People often think that a heart attack is the same thing as a cardiac arrest. This, however, is not true. In order to understand the difference between a heart attack and a cardiac arrest, it is first necessary to understand what happens in both of these processes.
What is a heart attack?
The heart is a muscle, and like all muscles it requires an oxygen-rich blood supply. This is provided to the heart by coronary arteries. A heart attack occurs when there is a blockage of the coronary arteries. This is often caused by a blood clot. Such a blockage, if not quickly resolved, can cause parts of heart muscle to begin to die.
What is a cardiac arrest?
A cardiac arrest is different to a heart attack. In a cardiac arrest the heart actually stops beating; whereas in a heart attack the heart normally continues to beat even though the blood supply to the heart is disrupted.
Symptoms of a heart attack and of cardiac arrest
In addition to the physiological mechanism being different, the symptoms of a heart attack and a cardiac arrest also vary.
Symptoms of a heart attack include:
- Chest pain – this is often a feeling of tightness in the center of the chest which may last for several minutes and will not decrease upon resting (although the most common symptom of a heart attack, not all patients having a heart attack will experience chest pain)
- Spreading of chest pain to other areas, most commonly to the arms, jaw, neck, back and abdomen
- Shortness of breath
- Feeling or being sick
- Light-headedness or dizziness
- Palpitations (noticeable heartbeats)
Symptoms of a cardiac arrest include:
- Sudden loss of consciousness/responsiveness
- No breathing
- No pulse
The lack of pulse is caused by the heart actually stopping during a cardiac arrest. As a consequence of this, the organs of the body are deprived of blood – this can lead to death.
The following warning signs may also occur in the period before a cardiac arrest:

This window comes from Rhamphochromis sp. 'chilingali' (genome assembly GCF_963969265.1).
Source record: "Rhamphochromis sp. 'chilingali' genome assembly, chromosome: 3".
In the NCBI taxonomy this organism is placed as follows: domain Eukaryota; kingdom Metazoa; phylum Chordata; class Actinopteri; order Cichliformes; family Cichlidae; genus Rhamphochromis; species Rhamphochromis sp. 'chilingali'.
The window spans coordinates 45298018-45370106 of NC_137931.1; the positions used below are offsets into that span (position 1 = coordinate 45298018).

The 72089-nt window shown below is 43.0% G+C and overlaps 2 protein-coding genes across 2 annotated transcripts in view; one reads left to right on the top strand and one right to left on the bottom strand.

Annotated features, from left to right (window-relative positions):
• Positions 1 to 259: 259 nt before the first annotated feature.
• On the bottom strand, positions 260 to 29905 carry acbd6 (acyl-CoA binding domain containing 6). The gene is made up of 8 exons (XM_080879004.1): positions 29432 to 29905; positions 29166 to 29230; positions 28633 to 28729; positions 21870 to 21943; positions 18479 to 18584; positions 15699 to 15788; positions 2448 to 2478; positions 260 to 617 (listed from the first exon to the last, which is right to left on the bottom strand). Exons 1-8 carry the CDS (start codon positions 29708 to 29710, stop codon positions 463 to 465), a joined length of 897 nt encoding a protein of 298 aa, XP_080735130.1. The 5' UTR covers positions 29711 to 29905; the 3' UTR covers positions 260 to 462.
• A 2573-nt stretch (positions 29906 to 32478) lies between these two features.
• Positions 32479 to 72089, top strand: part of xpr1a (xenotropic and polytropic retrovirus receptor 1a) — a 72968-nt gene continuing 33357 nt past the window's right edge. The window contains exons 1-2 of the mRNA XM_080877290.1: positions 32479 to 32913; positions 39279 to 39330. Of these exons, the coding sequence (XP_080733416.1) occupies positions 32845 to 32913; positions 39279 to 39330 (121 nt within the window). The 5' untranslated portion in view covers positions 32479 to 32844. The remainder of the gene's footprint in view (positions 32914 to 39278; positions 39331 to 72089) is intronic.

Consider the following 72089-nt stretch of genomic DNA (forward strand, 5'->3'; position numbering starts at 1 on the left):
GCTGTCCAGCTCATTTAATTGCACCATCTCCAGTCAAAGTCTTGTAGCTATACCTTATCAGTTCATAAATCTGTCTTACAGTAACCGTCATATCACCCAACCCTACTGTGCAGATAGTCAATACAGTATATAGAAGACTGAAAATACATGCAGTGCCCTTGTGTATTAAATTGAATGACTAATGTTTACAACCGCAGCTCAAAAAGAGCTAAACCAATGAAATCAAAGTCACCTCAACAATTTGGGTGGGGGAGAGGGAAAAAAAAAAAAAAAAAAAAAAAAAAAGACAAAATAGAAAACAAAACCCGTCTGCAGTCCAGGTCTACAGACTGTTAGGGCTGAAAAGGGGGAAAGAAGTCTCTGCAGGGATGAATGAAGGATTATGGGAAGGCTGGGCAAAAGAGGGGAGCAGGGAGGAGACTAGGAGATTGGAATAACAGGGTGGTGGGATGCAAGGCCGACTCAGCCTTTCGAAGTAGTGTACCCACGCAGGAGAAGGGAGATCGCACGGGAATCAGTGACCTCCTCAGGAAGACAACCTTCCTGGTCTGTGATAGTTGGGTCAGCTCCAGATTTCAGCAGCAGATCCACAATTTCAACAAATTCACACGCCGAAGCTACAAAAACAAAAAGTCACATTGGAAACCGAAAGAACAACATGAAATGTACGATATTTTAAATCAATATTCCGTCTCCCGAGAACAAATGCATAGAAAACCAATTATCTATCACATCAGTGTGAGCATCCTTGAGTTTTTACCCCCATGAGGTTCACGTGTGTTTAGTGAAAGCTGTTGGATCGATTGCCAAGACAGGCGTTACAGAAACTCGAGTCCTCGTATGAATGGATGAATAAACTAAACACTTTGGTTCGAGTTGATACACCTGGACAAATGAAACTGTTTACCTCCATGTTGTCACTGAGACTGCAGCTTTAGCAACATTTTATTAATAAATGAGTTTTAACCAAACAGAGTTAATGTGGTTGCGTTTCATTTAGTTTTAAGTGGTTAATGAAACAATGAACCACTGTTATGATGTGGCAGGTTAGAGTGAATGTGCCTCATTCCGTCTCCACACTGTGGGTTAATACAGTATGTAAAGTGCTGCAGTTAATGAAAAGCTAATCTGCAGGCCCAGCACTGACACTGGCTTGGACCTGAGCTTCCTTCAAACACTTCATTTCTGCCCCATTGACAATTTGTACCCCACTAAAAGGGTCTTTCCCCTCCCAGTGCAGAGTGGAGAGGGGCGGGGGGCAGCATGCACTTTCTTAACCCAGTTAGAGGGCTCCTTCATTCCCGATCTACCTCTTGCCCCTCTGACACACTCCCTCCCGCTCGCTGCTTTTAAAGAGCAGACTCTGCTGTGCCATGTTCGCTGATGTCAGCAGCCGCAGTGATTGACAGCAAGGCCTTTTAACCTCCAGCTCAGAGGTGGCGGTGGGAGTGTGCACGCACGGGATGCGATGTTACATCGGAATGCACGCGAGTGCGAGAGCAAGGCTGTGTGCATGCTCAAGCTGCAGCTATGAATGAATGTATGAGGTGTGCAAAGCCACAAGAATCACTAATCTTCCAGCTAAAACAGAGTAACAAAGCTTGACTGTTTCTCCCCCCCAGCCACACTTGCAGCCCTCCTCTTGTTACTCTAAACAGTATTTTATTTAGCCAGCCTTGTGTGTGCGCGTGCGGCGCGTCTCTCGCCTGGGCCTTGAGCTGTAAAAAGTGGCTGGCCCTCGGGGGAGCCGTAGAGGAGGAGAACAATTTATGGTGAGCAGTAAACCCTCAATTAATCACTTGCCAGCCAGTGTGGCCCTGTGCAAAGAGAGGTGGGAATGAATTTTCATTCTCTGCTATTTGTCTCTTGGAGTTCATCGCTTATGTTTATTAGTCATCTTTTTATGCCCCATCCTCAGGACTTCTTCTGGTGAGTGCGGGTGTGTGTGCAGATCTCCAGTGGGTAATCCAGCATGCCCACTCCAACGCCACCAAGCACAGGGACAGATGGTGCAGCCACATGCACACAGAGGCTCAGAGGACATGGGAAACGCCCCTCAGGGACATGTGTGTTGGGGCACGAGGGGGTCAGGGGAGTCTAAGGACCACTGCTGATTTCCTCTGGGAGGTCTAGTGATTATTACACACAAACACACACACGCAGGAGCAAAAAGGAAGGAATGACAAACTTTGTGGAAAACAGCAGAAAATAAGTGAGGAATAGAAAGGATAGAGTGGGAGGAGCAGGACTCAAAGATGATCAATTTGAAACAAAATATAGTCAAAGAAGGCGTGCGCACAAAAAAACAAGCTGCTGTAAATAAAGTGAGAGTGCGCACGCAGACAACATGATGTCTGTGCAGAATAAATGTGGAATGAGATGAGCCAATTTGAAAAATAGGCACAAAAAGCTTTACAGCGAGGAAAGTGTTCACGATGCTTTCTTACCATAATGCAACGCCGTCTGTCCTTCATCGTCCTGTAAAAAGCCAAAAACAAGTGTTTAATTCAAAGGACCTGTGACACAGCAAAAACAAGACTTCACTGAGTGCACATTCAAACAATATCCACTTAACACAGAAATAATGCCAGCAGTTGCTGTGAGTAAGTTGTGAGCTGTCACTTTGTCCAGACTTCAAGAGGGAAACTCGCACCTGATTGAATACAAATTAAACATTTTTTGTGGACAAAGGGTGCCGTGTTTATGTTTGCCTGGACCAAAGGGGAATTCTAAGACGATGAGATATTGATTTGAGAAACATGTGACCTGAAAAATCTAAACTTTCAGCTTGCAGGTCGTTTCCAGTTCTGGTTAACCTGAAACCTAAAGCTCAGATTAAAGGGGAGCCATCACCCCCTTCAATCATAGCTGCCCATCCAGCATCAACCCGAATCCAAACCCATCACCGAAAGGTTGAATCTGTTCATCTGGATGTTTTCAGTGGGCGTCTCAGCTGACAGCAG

- Chest pain
- Shortness of breath
Causes of heart attacks and cardiac arrests
Cardiac arrests have several potential causes. These include:
- Ventricular fibrillation – an abnormal heart rhythm (arrhythmia) where the lower chambers of the heart (the ventricles) beat irregularly
- Ventricular tachycardia
- Coronary heart disease
- Changes of the heart structure
- Pacemaker failure
- Respiratory arrest
- Dramatic drop in blood pressure
- Drug abuse
- Excessive alcohol consumption
- An unknown reason
A cardiac arrest can also be caused by a heart attack. In fact, according to the British Heart Foundation, the majority of cardiac arrests in the UK are caused by heart attacks.
A heart attack itself involves a cut off in the blood supply to part of the heart muscle. If a large enough portion of the heart is affected, then the heart may stop beating, i.e. a cardiac arrest may occur.
But what about heart attacks themselves? What causes them? Well, in contrast to cardiac arrests, heart attacks are generally caused by one main factor – coronary heart disease (CHD). CHD is a condition that is generally caused by fatty deposits building up in the coronary arteries, which provide oxygenated blood to the heart. This is also known as atherosclerosis. Those most at risk of CHD include:
- Those who eat an unhealthy diet – one that is high in saturated fat
- Those with high blood pressure
- Those with diabetes
- Overweight or obese people
- People who do not exercise frequently
- Older people, in particularly older men
- Those with a family history of heart disease
- People who have been exposed to air pollution, particularly traffic pollution
People with CHD may experience a heart attack if a plaque, (a raised patch on the artery wall) splits and causes a blood clot which in turn blocks the coronary artery.
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